Money and math also go together. Do the math. Figure out how much you will need to live on while in college and begin to save now—maybe fewer movies out and more Netflix in. Figure out how much working is costing you in deferred wages or in money you will end up having to pay out once you have timed out of federal aid eligibility. Someone in your financial aid office can help you do this math—just ask for help—that is what they are there for. When you see the numbers you may be motivated to do things a bit differently. Finances are about dollars and sense. Use yours well.

( For more on this topic in detail see I CAN Finish College chapter 2)

Why F is the Scariest Letter in the Alphabet

By Marcia Y. Cantarella, PhD, Author of I CAN Finish College: The Overcome Any Obstacle and Get Your Degree Guide

When we think of F the word that comes to mind is failure. (Then there is the other “F” word, but we will not go there here…) When you think of F in relationship to college life it is a screaming panic letter invested with all kinds of power. Who knew that your entire life was wrapped up in one little letter of the alphabet? But in reality F before it becomes failure (which is not, by the way, a terminal state) also can stand for Fear, Finances, and Fun. Those other F words are the ones that can lead to failing to complete college or to failing grades—which can also lead to failing to complete college.

Fear—the fear of looking dumb is one of the biggest barriers to college success that there is. This is the fear that translates to not asking questions whether in class or of advisers. It is the fear that means you will not get the help you need.

On many campuses first year biology is a course that is taken by students who think they want to go to medical school or enter the health professions (often not because it is a real passion but because of other pressures—more on that in a different blog post). In any event, a large number of students take bio and a large number fail. When I have spoken to these students after the fact it turns out that from day one they did not understand what was going on, but assumed everyone else did (since no one was asking for explanations) and so everyone sat with material flying over their heads and the Fear of being thought dumb keeping them from asking for the help and explanations they needed.

The faculty is there to teach you things you do not know and so asking is part of that process. No one will think you are dumb if you ask. They are more likely to be impressed. If you are in a strange town (hopefully) you do not wander around for hours and days looking for your hotel because you don’t know the way. You stop and ask someone. College is like that. You are the new dude in town and need to ask directions. And the nice thing about college is that there are lots of people there to answer the questions you have. The teachers, the advisers –called advisers because their job is to advise you --, the deans, upperclassmen, tutoring centers are all there to answer your questions and see that you get the information that you need to succeed. And on top of it you pay their salaries with your tuition dollars and so it would be dumb not to get your money’s worth. It would be like paying for the hamburger and leaving the meat behind. So if you want to avoid the F remember that Ask begins with A.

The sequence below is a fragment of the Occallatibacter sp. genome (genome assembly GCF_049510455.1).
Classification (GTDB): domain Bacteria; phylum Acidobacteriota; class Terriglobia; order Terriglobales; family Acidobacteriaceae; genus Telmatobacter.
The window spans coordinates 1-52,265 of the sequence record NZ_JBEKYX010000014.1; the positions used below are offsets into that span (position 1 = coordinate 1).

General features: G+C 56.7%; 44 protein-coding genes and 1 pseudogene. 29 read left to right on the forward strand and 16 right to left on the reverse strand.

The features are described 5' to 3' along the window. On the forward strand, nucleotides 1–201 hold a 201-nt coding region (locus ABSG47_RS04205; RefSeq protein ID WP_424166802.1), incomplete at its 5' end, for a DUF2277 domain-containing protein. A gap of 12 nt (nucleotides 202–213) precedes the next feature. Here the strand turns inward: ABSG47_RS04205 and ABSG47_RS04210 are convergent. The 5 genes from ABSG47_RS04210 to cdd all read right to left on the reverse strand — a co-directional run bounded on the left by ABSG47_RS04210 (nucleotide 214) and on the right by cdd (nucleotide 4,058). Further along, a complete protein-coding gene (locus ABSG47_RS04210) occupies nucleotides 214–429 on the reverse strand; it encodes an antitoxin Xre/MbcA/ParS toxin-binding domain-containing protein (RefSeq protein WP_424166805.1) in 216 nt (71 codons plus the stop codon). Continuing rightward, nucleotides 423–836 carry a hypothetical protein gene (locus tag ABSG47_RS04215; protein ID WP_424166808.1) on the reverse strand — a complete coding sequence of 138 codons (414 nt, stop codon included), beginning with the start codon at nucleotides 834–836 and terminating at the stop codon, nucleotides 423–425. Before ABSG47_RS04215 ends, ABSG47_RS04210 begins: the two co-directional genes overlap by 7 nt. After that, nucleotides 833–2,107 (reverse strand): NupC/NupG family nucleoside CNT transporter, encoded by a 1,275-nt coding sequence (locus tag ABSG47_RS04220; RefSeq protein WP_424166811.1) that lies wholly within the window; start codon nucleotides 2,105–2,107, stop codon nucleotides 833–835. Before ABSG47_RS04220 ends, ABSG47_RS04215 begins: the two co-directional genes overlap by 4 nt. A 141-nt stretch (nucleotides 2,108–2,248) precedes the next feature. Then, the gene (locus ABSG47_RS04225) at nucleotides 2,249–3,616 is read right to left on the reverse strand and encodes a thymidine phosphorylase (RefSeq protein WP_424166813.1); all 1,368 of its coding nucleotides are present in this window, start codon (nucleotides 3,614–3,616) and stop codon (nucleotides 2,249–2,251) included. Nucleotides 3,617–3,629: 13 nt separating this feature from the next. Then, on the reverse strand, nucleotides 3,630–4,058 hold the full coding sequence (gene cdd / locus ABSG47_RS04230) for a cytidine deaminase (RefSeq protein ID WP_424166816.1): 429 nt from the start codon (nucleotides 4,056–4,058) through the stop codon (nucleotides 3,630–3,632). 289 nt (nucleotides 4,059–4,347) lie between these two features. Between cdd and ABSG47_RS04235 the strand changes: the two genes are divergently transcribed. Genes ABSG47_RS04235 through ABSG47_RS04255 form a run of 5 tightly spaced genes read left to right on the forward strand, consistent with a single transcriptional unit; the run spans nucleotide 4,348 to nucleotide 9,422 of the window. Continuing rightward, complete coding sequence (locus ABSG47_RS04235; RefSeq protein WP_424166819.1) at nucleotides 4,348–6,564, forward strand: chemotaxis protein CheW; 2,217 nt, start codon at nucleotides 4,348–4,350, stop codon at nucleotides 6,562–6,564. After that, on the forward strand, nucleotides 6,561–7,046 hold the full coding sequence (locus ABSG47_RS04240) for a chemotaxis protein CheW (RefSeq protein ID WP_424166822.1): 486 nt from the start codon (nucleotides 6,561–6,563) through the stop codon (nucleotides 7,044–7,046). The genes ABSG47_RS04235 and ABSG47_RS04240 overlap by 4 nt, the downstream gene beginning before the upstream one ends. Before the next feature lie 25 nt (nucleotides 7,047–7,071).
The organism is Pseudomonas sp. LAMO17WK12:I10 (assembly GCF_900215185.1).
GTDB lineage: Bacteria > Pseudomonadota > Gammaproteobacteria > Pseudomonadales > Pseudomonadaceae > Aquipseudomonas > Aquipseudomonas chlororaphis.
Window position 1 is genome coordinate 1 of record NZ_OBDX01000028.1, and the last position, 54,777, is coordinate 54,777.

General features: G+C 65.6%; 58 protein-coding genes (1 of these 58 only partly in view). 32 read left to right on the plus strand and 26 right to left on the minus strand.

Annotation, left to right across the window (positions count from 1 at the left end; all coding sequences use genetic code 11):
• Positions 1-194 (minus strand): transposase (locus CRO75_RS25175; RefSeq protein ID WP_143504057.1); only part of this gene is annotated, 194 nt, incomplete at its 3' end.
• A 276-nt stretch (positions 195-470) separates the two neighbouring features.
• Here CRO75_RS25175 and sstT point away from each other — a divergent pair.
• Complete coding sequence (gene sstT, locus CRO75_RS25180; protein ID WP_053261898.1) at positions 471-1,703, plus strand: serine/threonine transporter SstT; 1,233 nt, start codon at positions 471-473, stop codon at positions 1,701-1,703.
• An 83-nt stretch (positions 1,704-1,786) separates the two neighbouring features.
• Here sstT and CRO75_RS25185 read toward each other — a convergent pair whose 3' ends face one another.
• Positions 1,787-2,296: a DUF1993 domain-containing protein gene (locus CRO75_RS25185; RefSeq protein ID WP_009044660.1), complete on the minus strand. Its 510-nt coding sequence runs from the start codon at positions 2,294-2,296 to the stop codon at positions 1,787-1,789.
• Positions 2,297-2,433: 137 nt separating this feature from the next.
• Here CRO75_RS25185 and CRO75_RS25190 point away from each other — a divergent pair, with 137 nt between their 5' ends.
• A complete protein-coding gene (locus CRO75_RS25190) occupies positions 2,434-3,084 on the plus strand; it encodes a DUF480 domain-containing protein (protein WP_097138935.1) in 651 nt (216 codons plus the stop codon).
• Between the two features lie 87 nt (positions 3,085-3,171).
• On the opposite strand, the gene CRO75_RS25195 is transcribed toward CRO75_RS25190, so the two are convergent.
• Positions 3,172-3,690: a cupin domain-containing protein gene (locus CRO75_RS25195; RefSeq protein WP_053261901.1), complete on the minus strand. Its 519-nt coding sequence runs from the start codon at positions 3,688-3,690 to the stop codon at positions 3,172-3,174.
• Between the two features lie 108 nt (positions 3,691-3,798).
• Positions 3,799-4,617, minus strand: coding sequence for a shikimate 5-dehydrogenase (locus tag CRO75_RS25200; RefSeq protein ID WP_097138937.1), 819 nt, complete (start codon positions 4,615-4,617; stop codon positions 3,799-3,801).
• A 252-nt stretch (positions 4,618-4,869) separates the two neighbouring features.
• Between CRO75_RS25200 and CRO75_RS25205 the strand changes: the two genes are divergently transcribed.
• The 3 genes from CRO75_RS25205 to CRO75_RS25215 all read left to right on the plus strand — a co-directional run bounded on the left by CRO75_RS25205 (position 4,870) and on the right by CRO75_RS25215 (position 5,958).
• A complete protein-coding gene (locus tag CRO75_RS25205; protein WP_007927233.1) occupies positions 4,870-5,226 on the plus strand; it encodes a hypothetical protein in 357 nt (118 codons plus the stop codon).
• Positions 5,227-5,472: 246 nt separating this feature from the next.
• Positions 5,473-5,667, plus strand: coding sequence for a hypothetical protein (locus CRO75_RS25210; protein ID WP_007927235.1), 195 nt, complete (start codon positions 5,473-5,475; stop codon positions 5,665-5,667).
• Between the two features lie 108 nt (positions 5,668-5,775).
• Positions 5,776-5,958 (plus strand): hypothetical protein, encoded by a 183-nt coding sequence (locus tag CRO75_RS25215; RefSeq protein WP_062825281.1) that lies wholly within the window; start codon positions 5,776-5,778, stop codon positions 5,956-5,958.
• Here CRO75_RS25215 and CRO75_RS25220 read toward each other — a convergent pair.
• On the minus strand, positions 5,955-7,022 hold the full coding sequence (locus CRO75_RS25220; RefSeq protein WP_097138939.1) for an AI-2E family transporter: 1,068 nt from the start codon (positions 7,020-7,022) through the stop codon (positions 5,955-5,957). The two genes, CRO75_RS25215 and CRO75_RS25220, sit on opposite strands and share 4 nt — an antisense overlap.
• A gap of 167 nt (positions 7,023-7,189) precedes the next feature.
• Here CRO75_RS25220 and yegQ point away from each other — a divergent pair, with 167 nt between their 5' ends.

(See I CAN Finish College chapters 6 and 9 ) More on other words beginning with F to come.

Why Should I take Philosophy?

by Marcia Y. Cantarella, PhD,
Author: I CAN Finish College: The Overcome Any Obstacle and Get Your Degree Guide

Over the course of my career as a dean and senior administrator in a variety of schools I have heard the same question—usually in a plaintive voice and you can substitute any number of courses into that question—anthropology, history, art, literature. The assumption is that these are not practical courses. Having made the decision to go to college, presumably to become job-ready and more employable, then students look for the practical. Certainly if one is pursuing an online degree then time is precious. You don’t want to waste it with frivolity like philosophy.

But it may not be a waste at all. The question reveals the lack of understanding of the connection between what you get in an education and your future work life. Learning data entry is a good skill for the short term in a particular job. But critical thinking (such as what you would learn in a philosophy class) is a life-long skill that could actually get you out of the data entry pool.

So what does college prepare you for? College gives you skills that you can use in many career paths. Graduate school is where you most likely will specialize in the arena where most of your work life will be. Interestingly more leaders have liberal arts degrees as undergraduates than specialized degrees including undergraduate business degrees. The liberal arts are a strong preparation for the varied careers you may have along life's path. But what about preparing for a career? What you need for a career are skills. You also need evidence that you are intelligent and teachable. Your grades provide both.

We are in a fast-changing, information and service based environment. The field that is hot today may be gone tomorrow and replaced by something completely new. Think of social media’s impact on the advertising industry or ipods on the record industry. You need to show that you are smart in several areas. That would mean good grades in a variety of subjects and excellence in the majority of your courses. You need to show that you can find, absorb and integrate lots of information. Sometimes you may need to process it in different ways-"thinking out of the box." If you are engaged in a subject that you love then you will enjoy studying it. You will play with it. You will be more creative than if you are struggling to just understand the concepts of a subject area that you don’t really care about. And you just might find you love philosophy.